Nearly three-quarters of high school students do not get enough sleep on school nights, according to the.
The National Sleep Foundation recommends that teens sleep for. But various factors hinder this, including early school start times and – the biological internal clock that regulates the sleep-wake cycle and repeats roughly every 24 hours. for teens’ physical, cognitive and emotional development. When teens don’t get enough sleep, it can have lifelong impacts. They range from to .
As a neurologist, I have studied the profound importance of sleep in optimizing the body and mind. I believe insufficient sleep among adolescents is a public health crisis. This is why I reached out to my local state representative in Pennsylvania, , a member of the House Education Committee, in October 2023 and pushed for legislative change. The resulting would mandate that middle and high schools start no earlier than 8:15 a.m. by the 2026-27 school year.
While parents, educators and school administrators cannot alter biology, they can change school start times to allow students to obtain sufficient sleep for academic success and physical and mental well-being. In fact, the American Academy of Pediatricsto 8:30 a.m. or later.
Around the world,, from 7 a.m. in Brazil to 9 a.m. in Finland. While I’m not aware of any global dataset or research on the relationship between school start times and academic performance, Finland was ranked No. 2 on the list of in the Global Citizens for Human Rights report in 2020. Canada, where the average school day begins at 8:30 a.m., was ranked No. 4.
Sleep and the teenage brain
Parents may notice that their kids, who were once early birds, start to sleep later and later as they hit their teen years. This is not just due to typical teen behavior like playing video games late at night, but rather it’s a.
During adolescence, changes in hormone levels, along with physical and brain maturation, lead to natural shifts in the circadian rhythm. The body tends to delay the release of melatonin, the hormone responsible for bringing on drowsiness at night.
Consequently, teens often find it, leading to a later bedtime. This delayed circadian rhythm also results in a preference for waking up later in the morning. These changes clash with societal and cultural expectations such as early school start times, often contributing to sleep deprivation among teenagers.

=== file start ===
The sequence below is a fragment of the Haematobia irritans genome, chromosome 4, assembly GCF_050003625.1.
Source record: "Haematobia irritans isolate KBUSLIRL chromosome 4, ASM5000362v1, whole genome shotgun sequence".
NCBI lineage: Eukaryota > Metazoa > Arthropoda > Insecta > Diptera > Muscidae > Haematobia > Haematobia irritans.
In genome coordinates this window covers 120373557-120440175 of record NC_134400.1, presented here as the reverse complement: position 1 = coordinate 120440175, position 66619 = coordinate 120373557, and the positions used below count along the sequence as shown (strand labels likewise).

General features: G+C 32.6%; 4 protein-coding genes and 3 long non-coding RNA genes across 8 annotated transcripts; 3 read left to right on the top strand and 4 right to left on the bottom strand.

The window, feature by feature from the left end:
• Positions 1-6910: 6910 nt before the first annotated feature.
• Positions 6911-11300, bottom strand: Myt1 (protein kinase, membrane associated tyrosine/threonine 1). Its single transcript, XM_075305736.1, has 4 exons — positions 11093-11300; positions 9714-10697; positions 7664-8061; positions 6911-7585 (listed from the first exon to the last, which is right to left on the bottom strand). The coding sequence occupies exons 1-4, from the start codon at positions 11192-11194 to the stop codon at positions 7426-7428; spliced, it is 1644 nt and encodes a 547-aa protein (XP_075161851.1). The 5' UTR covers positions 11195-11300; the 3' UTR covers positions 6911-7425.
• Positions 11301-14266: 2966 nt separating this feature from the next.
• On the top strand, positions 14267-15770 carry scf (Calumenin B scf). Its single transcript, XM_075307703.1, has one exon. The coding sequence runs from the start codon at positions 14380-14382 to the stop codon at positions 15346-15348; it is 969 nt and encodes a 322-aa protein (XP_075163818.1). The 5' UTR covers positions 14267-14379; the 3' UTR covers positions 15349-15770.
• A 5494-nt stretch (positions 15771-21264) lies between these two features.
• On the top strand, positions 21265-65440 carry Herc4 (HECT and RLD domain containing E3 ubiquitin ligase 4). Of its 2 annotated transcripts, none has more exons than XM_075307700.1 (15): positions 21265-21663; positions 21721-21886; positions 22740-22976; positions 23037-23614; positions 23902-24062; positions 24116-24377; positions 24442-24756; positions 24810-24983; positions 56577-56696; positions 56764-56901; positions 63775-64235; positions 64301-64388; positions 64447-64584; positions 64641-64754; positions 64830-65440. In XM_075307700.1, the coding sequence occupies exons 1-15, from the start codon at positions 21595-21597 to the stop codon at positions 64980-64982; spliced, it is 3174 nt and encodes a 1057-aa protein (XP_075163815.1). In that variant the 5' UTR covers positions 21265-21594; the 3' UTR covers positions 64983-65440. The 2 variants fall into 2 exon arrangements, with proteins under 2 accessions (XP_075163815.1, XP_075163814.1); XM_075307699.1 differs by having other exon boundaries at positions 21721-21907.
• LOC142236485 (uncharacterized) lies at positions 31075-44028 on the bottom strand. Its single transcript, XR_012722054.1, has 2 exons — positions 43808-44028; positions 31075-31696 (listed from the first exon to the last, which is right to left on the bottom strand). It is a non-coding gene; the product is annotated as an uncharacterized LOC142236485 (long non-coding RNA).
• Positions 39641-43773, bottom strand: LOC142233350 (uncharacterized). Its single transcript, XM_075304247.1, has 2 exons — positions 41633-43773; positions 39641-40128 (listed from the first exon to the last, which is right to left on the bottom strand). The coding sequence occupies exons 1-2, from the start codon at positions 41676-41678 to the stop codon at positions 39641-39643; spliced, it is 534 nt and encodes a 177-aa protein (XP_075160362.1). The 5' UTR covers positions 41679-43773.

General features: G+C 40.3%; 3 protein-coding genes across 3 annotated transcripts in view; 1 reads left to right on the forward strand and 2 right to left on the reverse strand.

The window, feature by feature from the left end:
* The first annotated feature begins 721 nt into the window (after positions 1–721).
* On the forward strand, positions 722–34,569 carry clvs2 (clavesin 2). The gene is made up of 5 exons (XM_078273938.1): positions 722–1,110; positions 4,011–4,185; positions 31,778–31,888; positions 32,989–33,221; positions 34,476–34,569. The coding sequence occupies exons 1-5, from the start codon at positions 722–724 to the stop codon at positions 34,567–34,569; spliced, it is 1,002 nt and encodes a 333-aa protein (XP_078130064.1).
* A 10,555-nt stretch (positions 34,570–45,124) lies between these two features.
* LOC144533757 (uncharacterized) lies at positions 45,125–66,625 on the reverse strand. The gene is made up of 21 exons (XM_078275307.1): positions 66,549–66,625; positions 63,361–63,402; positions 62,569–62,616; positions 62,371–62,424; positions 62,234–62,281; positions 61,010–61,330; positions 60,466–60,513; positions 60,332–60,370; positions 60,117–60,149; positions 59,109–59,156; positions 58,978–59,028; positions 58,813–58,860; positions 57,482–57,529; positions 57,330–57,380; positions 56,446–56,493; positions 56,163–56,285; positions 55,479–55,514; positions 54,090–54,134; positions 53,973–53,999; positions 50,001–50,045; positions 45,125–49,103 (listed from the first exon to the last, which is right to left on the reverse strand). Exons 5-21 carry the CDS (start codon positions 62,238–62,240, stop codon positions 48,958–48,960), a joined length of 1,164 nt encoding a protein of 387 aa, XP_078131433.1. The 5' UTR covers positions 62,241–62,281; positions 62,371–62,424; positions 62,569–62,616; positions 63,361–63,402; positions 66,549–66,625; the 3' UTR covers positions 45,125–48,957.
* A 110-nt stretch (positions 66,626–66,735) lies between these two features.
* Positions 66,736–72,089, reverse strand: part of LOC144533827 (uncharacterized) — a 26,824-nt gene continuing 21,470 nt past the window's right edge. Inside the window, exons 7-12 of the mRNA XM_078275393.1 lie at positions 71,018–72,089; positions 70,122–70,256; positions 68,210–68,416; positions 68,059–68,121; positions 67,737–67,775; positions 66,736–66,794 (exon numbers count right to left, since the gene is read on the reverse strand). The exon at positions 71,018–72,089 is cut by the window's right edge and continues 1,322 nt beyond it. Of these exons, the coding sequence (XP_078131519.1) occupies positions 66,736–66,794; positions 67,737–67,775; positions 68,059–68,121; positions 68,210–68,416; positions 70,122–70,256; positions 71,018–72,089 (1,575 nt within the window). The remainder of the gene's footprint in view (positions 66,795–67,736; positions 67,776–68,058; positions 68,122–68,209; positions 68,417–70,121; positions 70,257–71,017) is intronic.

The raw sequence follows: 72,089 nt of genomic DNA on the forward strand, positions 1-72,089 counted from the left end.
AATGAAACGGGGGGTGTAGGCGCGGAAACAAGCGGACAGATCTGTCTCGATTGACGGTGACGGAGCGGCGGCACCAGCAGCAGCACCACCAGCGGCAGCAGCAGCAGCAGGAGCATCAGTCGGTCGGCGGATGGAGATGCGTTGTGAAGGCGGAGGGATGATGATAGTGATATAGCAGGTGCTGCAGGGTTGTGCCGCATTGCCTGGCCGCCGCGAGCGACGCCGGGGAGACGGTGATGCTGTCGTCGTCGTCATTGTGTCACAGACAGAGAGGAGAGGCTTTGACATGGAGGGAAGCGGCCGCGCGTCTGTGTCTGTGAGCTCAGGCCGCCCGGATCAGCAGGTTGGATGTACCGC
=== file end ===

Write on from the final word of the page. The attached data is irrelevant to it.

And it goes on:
More than 80% of public middle and high schools across the United States, with 42% starting before 8 and 10% before 7:30. Consequently, bus pickup for some children can be as early as . What follow are four negative outcomes associated with early school start times.
Hindered academic success
Numerous studies have linked early school start times to poorer performance on.
One study looked atfor 30,000 students in 29 high schools across seven states. It found a significant improvement in attendance rates, from 90% to 93%, and graduation rates, from 80% to 90%, four years after delaying school start times to 8:30.
Sleep deprivation has been shown to worsen, , and – a perfect storm for poor academic performance.
Poorer mental health
A recentraised the alarm on the harmful impacts of social media on youth mental health. Researchers have unearthed mounds of evidence on the negative effects, including . In these discussions, however, a simple yet powerful solution for improving mental well-being is often overlooked – the profound impact of sleep.
During REM sleep – or the dream state – our memories consolidate and we process emotions. Insufficient sleep increases the risk of, and among adolescents. One study showed that for every extra hour of sleep among adolescents, their by 11%.
Impaired physical health and social behavior
Sleep is fundamental for physical well-being. For both children and adults, it plays a key role in essential bodily functions. During slow-wave sleep – or deep sleep – our bodies restore themselves: Ourto keep us healthy. And our waste-clearing glymphatic system , which are linked to diseases like Alzheimer’s.
Sleep deprivation is associated with higher rates of, , and weakened immune function. Sleep-deprived students are more likely to fall asleep when sedentary, such as when driving a car. related to driving while drowsy are especially prevalent among teen drivers.
Sleep-deprived students are also more likely to demonstrate aggression, struggle with social communication and engage in risk-taking behaviors. One study found that the amount of sleep that high school students get is directly related to their, such as substance abuse, risky driving, aggressive behavior and tendency toward self-harm.
An economic cost
The economic ramifications of this crisis may not be immediately obvious, but they are undeniable. Contrary toby changing bus schedules, a 2017 study conducted by the nonprofit RAND Corp. found that the economic benefits .
The study showed that a universal shift to 8:30 a.m. school start times would result in an $8.6 billion gain in the U.S. economy over two years. Investing in delayed school start times, therefore, isn’t a drain on resources. Instead, it contributes to a healthier future for generations to come.